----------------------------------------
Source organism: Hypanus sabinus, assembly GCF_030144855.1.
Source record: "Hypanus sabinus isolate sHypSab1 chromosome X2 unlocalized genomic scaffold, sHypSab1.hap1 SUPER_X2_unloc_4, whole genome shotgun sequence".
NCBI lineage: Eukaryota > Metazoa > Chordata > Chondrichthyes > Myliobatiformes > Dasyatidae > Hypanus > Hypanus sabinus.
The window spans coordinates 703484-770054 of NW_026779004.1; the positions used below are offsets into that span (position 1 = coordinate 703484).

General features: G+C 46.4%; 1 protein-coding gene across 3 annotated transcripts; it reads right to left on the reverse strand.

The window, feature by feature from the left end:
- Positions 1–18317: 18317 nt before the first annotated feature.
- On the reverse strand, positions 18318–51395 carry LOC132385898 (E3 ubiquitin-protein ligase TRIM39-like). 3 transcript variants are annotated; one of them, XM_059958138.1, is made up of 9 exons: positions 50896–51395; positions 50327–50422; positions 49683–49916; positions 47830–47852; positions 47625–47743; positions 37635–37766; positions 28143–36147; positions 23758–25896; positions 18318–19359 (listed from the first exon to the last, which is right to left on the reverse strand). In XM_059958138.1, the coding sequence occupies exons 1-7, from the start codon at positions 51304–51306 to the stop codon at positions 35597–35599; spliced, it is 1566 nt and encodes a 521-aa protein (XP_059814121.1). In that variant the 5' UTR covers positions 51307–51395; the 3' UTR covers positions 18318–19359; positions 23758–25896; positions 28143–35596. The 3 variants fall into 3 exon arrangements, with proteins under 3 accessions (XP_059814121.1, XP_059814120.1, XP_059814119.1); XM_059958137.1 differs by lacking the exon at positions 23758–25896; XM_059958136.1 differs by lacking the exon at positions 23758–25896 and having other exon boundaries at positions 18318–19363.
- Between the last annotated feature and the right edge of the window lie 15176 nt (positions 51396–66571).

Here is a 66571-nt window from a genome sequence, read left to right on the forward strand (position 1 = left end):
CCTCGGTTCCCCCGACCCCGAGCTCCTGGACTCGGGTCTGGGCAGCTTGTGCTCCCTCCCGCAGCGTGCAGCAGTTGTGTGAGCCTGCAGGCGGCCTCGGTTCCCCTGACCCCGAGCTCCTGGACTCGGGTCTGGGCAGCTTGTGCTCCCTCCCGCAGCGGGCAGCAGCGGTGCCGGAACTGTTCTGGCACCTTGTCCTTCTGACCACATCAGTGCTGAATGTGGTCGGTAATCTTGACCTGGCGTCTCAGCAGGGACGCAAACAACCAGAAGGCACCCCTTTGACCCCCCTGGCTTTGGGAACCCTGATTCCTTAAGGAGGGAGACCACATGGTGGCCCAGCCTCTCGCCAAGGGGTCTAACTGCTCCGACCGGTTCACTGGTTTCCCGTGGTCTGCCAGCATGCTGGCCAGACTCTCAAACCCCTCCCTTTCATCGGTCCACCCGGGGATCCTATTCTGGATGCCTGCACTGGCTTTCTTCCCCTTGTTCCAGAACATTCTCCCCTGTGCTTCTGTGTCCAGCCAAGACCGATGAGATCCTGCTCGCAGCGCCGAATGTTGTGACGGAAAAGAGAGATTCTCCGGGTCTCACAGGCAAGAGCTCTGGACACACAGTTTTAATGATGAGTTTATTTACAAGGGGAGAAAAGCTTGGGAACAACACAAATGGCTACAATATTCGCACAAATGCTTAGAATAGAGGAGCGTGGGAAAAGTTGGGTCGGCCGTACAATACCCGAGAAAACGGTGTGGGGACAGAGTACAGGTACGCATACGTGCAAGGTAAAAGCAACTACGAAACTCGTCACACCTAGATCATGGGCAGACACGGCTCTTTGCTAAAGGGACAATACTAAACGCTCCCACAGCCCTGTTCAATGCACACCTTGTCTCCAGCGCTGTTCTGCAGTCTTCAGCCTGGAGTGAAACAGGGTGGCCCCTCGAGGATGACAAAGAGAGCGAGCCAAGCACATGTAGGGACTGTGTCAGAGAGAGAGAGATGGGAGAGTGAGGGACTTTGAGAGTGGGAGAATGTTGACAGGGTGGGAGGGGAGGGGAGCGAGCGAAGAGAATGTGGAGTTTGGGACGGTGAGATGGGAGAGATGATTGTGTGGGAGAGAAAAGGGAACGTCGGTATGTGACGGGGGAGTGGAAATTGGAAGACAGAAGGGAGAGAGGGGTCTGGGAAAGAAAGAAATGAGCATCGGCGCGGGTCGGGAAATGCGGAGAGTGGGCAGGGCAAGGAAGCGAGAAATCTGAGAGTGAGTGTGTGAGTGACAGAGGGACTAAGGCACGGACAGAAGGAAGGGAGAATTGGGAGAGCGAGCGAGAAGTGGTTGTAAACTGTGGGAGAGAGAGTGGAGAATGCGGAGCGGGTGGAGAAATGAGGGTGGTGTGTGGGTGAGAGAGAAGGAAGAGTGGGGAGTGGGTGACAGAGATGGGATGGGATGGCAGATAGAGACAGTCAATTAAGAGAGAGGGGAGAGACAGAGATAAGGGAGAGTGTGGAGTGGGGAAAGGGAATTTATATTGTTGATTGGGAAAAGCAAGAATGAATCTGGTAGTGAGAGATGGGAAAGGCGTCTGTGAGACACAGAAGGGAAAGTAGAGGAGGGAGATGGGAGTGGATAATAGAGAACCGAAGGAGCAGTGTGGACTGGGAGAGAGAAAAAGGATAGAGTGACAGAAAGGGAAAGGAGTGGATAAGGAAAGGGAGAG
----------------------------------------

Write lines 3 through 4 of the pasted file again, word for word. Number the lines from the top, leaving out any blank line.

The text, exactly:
NCBI lineage: Eukaryota > Metazoa > Chordata > Chondrichthyes > Myliobatiformes > Dasyatidae > Hypanus > Hypanus sabinus.
The window spans coordinates 703484-770054 of NW_026779004.1; the positions used below are offsets into that span (position 1 = coordinate 703484).